Ugh… Not a Test…

On to another post.

I like what they’ve done with the psychometrics theme. I’m a big psychometrics geek. I like statistics and math, but I really think that test construction and application is really fun.

That’s why I really like this article from them.

Psychometric testing… how to prepare for a test

While the last post was really good advice for an employer, this is really good info for someone who’s looking for a job. As frustrating as it may be, these really aren’t the kinds of tests that you want to try to “pass” just to get the job. As bad a rap as consultants can get these days over how they herald a layoff, these are the kinds of tests that HR pros use to try to make sure that people get into jobs that they’ll enjoy and succeed at, what I-O psychologists call good person-job/person-organization/person-environment fit.

So, how do you prepare for these tests? This article really has the best advice I’ve seen.

  • Learn as much as you can about the test beforehand – Just learn enough so that you know what to expect. Is it filling in dots? or an interview? or short answer? You don’t want nuts and bolts, just enough so that you’re not totally surprised.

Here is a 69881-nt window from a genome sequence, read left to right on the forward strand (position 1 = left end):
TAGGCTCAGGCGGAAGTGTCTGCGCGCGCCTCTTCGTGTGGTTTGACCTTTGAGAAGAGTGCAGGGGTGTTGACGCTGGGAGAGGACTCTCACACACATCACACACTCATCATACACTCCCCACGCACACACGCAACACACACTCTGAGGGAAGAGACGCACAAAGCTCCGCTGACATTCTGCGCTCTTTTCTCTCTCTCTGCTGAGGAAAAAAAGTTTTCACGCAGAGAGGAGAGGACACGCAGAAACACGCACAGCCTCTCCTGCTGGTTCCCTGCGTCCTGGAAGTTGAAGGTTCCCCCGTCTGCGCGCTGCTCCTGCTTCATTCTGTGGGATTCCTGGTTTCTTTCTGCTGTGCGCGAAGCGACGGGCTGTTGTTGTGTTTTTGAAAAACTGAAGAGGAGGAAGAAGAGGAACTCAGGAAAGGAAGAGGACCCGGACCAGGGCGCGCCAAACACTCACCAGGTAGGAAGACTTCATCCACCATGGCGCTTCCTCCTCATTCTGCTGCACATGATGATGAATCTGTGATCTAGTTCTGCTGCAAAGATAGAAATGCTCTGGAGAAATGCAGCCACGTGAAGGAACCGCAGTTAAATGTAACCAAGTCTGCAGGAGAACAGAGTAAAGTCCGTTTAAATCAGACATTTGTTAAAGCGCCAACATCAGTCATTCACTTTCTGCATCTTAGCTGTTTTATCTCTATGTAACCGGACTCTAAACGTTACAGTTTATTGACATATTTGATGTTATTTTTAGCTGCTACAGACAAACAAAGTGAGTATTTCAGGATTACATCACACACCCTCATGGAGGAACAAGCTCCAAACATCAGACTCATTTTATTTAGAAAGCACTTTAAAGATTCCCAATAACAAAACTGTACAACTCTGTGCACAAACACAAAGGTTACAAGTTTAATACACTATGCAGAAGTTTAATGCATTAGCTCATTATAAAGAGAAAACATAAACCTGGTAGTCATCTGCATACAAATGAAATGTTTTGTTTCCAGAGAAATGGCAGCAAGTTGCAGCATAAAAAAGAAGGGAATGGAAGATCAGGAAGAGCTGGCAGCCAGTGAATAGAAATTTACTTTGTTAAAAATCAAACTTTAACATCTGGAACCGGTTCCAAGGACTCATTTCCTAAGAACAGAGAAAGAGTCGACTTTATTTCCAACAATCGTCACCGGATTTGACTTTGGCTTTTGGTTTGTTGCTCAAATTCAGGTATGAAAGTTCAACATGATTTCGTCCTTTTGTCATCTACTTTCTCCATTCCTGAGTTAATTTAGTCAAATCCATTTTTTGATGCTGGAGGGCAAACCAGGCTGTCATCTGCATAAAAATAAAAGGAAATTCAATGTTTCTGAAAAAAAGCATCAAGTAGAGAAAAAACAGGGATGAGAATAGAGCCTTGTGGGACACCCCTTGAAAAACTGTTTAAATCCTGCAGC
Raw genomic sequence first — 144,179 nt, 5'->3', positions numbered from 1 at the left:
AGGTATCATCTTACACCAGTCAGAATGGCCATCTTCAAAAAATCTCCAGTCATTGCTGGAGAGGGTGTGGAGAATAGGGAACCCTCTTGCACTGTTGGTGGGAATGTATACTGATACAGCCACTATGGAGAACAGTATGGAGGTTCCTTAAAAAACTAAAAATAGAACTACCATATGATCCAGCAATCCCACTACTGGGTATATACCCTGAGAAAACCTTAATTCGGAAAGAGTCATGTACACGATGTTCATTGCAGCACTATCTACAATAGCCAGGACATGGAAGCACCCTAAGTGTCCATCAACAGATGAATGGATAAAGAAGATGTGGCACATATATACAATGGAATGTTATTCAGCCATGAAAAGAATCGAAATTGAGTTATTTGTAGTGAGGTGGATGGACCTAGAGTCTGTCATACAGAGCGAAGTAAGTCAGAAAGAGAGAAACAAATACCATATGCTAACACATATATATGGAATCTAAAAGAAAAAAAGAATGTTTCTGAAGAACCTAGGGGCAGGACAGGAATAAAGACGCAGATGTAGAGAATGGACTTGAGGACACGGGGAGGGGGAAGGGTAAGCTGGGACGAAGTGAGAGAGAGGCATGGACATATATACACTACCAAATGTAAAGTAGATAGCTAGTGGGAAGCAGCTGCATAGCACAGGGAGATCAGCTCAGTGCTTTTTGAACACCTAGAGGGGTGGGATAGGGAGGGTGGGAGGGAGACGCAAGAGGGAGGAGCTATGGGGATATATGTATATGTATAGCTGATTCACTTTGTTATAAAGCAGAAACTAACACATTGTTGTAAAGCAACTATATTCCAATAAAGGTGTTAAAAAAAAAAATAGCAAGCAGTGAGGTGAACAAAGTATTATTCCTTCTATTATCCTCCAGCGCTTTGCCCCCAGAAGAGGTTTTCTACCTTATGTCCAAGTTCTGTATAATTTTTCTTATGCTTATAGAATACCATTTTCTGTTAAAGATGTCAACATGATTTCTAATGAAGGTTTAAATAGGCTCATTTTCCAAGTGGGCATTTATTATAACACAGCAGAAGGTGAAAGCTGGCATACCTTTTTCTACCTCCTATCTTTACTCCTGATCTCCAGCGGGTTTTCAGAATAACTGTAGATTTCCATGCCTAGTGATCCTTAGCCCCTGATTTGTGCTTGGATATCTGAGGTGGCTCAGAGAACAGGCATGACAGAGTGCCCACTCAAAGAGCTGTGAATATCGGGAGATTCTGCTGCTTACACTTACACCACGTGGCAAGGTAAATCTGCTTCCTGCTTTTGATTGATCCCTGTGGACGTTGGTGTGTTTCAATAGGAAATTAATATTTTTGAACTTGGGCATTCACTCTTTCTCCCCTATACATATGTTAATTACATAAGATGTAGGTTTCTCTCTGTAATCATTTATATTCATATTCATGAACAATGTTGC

• Give your mind regular workouts – Do a crossword puzzle. Play some Bookworm. Play Sodoku. This is a really good idea in general anyway. Research has show that keeping your mind and brain active help to ward off Alzheimer’s disease.
  • Prepare for the day ahead with a good night’s rest – Sometimes when you’re trying to get hired somewhere, you’re going to be nervous, but simply getting a good night’s sleep and being rested for the next day can make all the difference in your performance. And you want your performance on any test to be representative of what you’ll be like on the job, not what you’ll be like after staying up all night worrying.
  • Always be honest in your responses – This is key. All psychometrically designed assessments are constructed to eek out those pieces of your personality or whatever construct they’re designed to measure. They also have lie/attention scales built in. If you trigger those, you could invalidate your whole test. So, it’s really better to just pay attention and answer every question as honestly as you can.
  • Make sure you seek feedback – If you’re able to (especially in the case of a performance based test) ask if you can see how you did. Research shows that with feedback, you’re able to learn from mistakes and do better the next time you take a test. Research also shows that without feedback, you’re likely to remember incorrect responses, as correct, just based on familiarity with the response. Feedback can really help to avoid that problem.

So, there you go. This isn’t a checklist of how to beat the tests. I’d be a really irresponsible purveyor of tests and the like if I let you see behind the curtain. But, if you follow the steps that are here, you’ll be able to give the best and most accurate picture of who you are to any potential employer.

This entry was posted in evidence-based business, human resources, i-o psychology, selections and tagged , . Bookmark the permalink.

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